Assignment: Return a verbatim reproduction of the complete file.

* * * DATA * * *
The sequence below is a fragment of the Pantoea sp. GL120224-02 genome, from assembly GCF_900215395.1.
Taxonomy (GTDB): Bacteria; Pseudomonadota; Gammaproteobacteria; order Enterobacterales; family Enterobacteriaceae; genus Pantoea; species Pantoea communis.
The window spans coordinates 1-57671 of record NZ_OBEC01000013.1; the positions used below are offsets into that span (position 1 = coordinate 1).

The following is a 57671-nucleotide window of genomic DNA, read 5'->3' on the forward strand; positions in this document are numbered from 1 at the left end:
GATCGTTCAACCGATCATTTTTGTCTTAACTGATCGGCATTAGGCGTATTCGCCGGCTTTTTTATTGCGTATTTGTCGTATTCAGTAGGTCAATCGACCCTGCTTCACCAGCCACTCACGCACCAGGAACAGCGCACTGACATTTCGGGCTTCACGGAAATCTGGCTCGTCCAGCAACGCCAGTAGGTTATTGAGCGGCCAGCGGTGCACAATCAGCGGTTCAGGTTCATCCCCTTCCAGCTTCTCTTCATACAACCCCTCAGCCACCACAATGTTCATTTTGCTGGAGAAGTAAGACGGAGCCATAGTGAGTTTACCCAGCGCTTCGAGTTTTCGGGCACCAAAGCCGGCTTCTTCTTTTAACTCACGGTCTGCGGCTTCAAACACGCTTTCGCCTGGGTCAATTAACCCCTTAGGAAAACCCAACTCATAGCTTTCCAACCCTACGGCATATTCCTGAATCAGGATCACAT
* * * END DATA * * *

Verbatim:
The sequence below is a fragment of the Pantoea sp. GL120224-02 genome, from assembly GCF_900215395.1.
Taxonomy (GTDB): Bacteria; Pseudomonadota; Gammaproteobacteria; order Enterobacterales; family Enterobacteriaceae; genus Pantoea; species Pantoea communis.
The window spans coordinates 1-57671 of record NZ_OBEC01000013.1; the positions used below are offsets into that span (position 1 = coordinate 1).

The following is a 57671-nucleotide window of genomic DNA, read 5'->3' on the forward strand; positions in this document are numbered from 1 at the left end:
GATCGTTCAACCGATCATTTTTGTCTTAACTGATCGGCATTAGGCGTATTCGCCGGCTTTTTTATTGCGTATTTGTCGTATTCAGTAGGTCAATCGACCCTGCTTCACCAGCCACTCACGCACCAGGAACAGCGCACTGACATTTCGGGCTTCACGGAAATCTGGCTCGTCCAGCAACGCCAGTAGGTTATTGAGCGGCCAGCGGTGCACAATCAGCGGTTCAGGTTCATCCCCTTCCAGCTTCTCTTCATACAACCCCTCAGCCACCACAATGTTCATTTTGCTGGAGAAGTAAGACGGAGCCATAGTGAGTTTACCCAGCGCTTCGAGTTTTCGGGCACCAAAGCCGGCTTCTTCTTTTAACTCACGGTCTGCGGCTTCAAACACGCTTTCGCCTGGGTCAATTAACCCCTTAGGAAAACCCAACTCATAGCTTTCCAACCCTACGGCATATTCCTGAATCAGGATCACAT